2. A system as set forth in claim 1 wherein said auxiliary circuit is constructed and arranged to stop the operation of said filling device when said weighing signal differs from a reference signal by less than a predetermined amount, said auxiliary circuit including a relay connected to said filling device for interrupting its operation, a fillstop comparing circuit, means for applying a reference signal to said fill-stop comparing circuit, input means connected to said fill-stop comparing circuit for feeding in an input signal corresponding to said weighing output signal from said servomechanism loop, and said fill-stop comparing circuit including switching means for operating said relay when said weighing signal differs less than a predetermined amount from said reference signal.

3. A system as set forth in claim 2 wherein said fill-stop comparing circuit includes a differential direct current amplifier circuit.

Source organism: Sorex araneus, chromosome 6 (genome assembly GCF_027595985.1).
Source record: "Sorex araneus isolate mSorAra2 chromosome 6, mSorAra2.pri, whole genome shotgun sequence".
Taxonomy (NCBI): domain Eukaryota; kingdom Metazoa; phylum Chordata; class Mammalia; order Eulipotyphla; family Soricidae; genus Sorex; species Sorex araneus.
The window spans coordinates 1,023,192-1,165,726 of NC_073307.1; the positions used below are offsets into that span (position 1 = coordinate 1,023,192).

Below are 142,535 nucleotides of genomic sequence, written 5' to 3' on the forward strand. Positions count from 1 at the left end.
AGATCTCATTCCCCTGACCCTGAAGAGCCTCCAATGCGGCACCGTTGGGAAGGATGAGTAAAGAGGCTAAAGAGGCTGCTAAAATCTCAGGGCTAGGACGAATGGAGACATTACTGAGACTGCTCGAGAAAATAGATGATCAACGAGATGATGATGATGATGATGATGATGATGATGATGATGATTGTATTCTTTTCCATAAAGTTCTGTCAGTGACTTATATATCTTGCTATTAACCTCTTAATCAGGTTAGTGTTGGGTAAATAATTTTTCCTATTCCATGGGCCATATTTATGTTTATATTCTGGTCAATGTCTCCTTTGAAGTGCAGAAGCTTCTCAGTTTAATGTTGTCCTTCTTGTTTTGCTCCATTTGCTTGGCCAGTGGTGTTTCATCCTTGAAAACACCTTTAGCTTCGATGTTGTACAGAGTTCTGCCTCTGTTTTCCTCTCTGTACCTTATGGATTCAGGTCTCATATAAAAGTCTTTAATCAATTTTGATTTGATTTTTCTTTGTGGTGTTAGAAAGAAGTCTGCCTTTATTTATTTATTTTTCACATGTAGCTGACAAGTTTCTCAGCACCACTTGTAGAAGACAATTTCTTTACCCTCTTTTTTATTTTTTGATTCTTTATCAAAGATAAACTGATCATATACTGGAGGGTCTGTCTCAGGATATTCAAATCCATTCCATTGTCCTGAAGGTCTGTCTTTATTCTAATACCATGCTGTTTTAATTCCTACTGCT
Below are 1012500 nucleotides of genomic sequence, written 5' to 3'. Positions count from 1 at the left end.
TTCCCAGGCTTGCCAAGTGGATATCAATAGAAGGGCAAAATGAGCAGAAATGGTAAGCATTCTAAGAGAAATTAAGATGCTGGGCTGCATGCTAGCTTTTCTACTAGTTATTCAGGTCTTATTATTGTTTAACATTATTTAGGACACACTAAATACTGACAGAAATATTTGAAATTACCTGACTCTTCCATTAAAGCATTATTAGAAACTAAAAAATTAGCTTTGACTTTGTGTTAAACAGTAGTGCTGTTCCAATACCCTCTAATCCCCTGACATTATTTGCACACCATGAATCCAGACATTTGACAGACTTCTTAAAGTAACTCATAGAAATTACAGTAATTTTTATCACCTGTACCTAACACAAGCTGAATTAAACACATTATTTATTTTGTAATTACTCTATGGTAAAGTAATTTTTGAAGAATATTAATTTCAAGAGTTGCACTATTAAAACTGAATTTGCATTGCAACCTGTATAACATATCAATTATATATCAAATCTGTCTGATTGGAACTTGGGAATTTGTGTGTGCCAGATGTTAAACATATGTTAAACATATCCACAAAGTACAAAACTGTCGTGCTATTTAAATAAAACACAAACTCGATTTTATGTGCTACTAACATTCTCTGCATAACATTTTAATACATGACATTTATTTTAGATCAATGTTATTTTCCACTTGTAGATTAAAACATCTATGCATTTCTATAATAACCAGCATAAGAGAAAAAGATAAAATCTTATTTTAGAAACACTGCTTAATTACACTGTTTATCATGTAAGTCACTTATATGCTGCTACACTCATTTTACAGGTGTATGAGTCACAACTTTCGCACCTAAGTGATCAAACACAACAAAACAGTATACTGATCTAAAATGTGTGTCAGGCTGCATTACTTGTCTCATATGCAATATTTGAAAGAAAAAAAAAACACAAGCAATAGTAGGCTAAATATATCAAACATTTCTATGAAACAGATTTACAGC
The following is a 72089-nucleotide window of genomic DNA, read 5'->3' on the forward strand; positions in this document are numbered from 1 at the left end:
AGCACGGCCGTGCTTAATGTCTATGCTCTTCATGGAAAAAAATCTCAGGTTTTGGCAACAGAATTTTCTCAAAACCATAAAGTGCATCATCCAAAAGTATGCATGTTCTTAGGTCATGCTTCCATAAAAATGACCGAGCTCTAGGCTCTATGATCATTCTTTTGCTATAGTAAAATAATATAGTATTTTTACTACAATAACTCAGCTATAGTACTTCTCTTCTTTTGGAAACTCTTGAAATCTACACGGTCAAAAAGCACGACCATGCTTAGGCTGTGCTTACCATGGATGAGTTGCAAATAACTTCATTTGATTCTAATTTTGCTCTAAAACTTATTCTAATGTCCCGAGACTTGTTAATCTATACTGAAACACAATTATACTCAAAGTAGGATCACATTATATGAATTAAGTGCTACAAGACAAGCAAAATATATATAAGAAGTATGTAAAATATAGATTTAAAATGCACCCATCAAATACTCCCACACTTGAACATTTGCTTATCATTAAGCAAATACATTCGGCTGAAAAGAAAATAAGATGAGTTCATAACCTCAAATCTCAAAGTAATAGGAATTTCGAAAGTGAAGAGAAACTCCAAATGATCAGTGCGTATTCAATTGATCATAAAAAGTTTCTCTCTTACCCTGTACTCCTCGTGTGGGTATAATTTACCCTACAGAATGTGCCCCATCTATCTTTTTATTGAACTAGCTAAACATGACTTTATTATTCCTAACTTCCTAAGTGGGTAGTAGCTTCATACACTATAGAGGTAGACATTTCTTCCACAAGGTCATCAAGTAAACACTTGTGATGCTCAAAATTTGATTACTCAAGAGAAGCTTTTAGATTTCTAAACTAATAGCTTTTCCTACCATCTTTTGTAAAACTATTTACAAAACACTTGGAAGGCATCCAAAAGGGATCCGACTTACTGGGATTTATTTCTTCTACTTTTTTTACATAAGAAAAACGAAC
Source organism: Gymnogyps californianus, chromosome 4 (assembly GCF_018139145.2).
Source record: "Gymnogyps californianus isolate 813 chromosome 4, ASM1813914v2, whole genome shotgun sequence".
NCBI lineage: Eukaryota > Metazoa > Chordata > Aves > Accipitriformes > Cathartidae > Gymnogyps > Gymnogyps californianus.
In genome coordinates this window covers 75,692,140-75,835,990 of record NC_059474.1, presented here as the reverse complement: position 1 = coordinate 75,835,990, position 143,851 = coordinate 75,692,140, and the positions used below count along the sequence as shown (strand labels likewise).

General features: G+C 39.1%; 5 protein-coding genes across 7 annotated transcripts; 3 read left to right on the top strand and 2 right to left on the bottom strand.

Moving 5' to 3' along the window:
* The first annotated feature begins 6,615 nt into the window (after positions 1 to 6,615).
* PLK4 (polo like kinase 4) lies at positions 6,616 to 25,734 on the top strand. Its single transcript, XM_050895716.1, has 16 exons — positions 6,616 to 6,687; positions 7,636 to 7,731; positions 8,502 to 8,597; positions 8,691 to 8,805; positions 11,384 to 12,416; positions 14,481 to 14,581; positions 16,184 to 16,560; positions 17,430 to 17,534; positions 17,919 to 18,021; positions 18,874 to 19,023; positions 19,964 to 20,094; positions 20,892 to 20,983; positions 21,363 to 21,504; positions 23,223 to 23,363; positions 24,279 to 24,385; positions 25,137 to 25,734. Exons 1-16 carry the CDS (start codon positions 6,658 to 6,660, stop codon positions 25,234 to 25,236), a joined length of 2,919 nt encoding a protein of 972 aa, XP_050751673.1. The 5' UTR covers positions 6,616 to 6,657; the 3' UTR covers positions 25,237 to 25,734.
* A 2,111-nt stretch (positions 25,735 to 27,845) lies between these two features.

4. A system for automatically regulating a device for filling containers with a flowing material comprising a servomechanism loop including a weighing transducer, a tare memory, a driver and a driver motor; said weighing transducer including relatively movable components which provide a signal when displaced from. a null condition; said driver motor being connected to one of said relatively movable components of said transducer for positioning said relatively movable components in said null condition in response to a taring signal transmitted through said loop; a switch in said loop between said Weighing transducer and said t-are memory element which transmits a null positioning signal through said loop when closed and which isolates said tare memory, said driver and said driver motor from said weighing transducer when opened to maintain said transducer in said tared null condition while weight is added to said transducer; an auxiliary circuit and actuating means operatively connected with said filling device for adjusting the operation of said filling device in accordance with said weighing signal; an output lead connected to said loop between said weighing transducer and said switch and to said auxiliary circuit and actuating means for transmitting said weighing signal to said auxiliary circuit when said switch is opened, said auxiliary circuit being constructed and arranged to stop the operation of said filling device when said weighing signal differs from a reference signal by less than a predetermined amount; said auxiliary circuit including a relay connected to said filling device for interrupting its operation; a fill-stop comparing circuit; means for applying a reference signal to said fill-stop comparing circuit; input means connected to said fill-stop comparing circuit for feeding in an input signal corresponding to said weighing output signal from said servomechanism loop; said fill-stop comparing circuit including switching means for operating said relay when said weighing signal differs less than a predetermined amount from said reference signal; primary comparing means being operatively connected with said output lead of said servomechanism loop and with said fill-stop comparing circuit; an exact reference signal corresponding to the exact desired fill weight being fed into said primary comparing means; and adjusting means connecting said primary comparing means with said fill-stop comparing means for varying said fill-stop reference signal in accordance with the variance of the measured fill weights from the exact desired fill weight.